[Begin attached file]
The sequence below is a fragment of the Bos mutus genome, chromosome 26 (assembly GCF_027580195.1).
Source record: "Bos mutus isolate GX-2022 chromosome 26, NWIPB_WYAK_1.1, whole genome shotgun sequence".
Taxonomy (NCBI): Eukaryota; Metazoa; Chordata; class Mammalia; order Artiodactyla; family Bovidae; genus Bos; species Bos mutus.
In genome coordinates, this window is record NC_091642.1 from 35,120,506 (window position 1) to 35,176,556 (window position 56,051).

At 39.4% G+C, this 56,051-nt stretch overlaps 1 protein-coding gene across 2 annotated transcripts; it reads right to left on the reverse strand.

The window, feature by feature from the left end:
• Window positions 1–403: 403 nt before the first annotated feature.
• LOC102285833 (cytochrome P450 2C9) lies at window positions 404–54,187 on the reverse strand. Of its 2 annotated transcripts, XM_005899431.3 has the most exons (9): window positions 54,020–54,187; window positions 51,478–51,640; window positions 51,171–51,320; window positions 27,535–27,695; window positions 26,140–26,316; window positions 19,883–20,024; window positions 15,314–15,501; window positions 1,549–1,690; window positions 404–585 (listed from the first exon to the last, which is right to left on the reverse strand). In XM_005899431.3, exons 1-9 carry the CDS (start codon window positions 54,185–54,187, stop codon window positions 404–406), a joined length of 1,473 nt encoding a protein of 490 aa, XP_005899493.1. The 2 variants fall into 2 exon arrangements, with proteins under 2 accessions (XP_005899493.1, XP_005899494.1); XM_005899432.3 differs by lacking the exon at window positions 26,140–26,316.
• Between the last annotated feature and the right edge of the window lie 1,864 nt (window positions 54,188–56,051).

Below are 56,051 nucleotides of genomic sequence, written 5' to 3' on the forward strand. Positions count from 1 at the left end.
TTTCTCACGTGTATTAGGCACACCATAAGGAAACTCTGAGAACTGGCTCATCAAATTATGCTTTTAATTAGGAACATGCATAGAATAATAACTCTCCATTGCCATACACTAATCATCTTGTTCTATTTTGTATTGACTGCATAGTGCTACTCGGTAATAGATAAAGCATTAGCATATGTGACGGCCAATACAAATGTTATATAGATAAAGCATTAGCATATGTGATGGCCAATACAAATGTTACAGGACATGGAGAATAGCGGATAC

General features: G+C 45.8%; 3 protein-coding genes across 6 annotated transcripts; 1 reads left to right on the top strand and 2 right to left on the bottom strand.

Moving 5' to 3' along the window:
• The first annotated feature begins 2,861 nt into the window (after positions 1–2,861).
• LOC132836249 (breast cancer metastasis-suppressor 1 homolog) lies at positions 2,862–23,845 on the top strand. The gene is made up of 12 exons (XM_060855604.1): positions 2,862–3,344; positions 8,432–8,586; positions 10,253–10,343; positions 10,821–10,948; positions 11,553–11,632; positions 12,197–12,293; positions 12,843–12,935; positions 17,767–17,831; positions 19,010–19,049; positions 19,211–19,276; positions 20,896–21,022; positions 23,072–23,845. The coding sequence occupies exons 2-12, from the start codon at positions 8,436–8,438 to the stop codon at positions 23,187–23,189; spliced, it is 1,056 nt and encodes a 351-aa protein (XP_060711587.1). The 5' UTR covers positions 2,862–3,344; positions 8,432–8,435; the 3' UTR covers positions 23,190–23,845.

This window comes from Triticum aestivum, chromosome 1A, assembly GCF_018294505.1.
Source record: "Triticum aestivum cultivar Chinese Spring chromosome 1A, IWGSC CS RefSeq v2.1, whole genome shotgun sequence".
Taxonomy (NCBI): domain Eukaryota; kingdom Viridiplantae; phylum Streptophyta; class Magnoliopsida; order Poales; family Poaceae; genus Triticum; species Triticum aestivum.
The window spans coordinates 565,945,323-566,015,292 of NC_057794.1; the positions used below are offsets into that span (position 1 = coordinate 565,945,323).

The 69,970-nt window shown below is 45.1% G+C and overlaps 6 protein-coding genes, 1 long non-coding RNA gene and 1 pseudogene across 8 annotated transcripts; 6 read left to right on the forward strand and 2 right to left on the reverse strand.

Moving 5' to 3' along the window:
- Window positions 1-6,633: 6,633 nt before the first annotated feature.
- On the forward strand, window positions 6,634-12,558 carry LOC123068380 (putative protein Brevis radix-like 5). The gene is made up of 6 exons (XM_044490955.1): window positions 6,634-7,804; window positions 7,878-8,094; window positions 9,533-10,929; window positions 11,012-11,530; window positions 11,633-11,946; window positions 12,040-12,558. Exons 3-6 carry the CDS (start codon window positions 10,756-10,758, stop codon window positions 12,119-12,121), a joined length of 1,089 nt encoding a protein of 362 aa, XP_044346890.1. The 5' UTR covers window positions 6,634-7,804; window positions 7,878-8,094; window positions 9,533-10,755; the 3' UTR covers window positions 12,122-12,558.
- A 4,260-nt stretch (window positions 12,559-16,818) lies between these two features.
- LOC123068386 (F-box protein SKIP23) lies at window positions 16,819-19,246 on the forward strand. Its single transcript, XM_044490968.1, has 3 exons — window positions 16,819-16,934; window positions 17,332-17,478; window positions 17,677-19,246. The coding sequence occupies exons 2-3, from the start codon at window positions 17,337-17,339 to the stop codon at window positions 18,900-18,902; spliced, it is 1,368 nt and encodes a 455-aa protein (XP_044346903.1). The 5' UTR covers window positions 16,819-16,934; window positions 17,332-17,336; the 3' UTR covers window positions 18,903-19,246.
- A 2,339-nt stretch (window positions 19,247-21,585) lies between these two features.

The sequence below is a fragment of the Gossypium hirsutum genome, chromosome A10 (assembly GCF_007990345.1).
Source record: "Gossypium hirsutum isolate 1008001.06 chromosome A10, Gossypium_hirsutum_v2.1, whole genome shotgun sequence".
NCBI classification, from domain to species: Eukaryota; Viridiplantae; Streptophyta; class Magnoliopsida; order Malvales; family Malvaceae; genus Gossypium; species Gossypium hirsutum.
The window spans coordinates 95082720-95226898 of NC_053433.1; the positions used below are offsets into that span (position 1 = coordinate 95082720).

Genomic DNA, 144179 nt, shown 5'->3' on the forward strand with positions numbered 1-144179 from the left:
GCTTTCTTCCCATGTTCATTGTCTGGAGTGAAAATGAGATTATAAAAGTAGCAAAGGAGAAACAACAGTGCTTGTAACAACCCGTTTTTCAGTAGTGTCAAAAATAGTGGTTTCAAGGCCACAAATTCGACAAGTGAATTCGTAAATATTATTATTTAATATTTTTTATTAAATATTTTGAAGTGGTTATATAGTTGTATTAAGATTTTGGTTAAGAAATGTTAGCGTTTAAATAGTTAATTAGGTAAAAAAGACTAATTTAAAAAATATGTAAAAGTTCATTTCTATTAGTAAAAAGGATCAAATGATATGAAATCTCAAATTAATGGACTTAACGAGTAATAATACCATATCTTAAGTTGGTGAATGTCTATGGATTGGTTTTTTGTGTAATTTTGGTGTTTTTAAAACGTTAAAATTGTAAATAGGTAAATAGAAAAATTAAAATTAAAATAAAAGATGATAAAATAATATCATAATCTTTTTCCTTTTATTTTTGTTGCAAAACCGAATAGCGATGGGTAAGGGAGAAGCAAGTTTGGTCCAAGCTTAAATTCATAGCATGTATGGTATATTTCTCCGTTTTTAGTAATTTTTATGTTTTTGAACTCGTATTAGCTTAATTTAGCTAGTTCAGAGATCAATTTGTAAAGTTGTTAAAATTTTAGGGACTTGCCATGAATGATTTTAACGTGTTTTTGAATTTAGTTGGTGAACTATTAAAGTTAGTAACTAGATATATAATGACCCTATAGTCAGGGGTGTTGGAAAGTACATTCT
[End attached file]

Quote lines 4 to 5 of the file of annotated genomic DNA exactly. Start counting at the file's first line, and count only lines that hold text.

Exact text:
In genome coordinates, this window is record NC_091642.1 from 35,120,506 (window position 1) to 35,176,556 (window position 56,051).

At 39.4% G+C, this 56,051-nt stretch overlaps 1 protein-coding gene across 2 annotated transcripts; it reads right to left on the reverse strand.